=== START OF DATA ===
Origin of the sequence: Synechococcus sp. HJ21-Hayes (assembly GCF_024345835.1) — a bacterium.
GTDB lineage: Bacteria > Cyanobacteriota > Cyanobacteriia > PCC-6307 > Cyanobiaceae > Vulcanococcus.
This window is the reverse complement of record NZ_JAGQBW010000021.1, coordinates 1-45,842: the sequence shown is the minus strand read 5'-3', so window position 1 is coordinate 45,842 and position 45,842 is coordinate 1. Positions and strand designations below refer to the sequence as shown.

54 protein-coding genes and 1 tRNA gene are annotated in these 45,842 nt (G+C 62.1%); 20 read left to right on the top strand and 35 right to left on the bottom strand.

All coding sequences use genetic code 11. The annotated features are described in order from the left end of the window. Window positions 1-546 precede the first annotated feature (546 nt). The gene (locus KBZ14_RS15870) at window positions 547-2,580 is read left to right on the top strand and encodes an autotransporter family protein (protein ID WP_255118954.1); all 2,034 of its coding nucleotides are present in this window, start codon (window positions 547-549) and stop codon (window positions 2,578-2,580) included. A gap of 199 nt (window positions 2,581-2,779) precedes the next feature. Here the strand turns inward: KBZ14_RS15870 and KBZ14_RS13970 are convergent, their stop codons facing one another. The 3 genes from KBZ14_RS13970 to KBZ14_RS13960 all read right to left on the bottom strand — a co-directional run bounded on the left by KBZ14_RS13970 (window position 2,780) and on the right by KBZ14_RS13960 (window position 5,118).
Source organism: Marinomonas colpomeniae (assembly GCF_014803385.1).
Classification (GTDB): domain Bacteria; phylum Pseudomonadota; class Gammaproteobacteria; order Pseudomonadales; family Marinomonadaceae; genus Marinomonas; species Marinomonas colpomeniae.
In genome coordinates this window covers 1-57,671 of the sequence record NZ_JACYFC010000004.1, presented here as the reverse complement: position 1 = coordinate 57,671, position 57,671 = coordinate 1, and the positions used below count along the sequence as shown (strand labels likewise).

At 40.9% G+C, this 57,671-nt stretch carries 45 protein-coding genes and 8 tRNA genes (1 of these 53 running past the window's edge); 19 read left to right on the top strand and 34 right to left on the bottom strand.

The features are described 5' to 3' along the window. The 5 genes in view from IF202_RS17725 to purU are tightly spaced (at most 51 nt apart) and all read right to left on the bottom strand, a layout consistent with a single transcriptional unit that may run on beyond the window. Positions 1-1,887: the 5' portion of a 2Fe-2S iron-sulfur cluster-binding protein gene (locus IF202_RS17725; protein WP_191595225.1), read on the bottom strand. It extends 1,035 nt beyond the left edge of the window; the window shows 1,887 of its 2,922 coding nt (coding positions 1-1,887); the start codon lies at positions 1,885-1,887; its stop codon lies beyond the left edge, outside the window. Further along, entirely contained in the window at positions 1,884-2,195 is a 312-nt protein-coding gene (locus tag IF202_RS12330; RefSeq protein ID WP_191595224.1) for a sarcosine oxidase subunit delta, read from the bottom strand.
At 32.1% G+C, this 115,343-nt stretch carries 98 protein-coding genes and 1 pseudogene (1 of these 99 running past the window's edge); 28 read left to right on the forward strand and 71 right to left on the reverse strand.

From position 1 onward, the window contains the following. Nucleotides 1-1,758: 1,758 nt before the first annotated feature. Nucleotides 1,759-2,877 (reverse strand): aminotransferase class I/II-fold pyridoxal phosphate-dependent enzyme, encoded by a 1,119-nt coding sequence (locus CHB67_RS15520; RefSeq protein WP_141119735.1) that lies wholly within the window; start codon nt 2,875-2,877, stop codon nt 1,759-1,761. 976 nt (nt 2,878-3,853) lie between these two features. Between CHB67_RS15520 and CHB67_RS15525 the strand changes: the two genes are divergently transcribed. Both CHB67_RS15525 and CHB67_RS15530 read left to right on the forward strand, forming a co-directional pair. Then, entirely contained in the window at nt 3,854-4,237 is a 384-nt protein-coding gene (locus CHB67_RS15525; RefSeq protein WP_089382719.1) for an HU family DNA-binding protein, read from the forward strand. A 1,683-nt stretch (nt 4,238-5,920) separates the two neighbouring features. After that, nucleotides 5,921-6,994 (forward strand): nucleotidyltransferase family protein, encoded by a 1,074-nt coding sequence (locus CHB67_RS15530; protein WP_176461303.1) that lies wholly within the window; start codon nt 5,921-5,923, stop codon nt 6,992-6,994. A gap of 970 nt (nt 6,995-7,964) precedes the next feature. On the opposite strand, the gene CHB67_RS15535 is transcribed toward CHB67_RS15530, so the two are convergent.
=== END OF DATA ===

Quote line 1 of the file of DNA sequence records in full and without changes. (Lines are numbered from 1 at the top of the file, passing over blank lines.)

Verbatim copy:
Origin of the sequence: Synechococcus sp. HJ21-Hayes (assembly GCF_024345835.1) — a bacterium.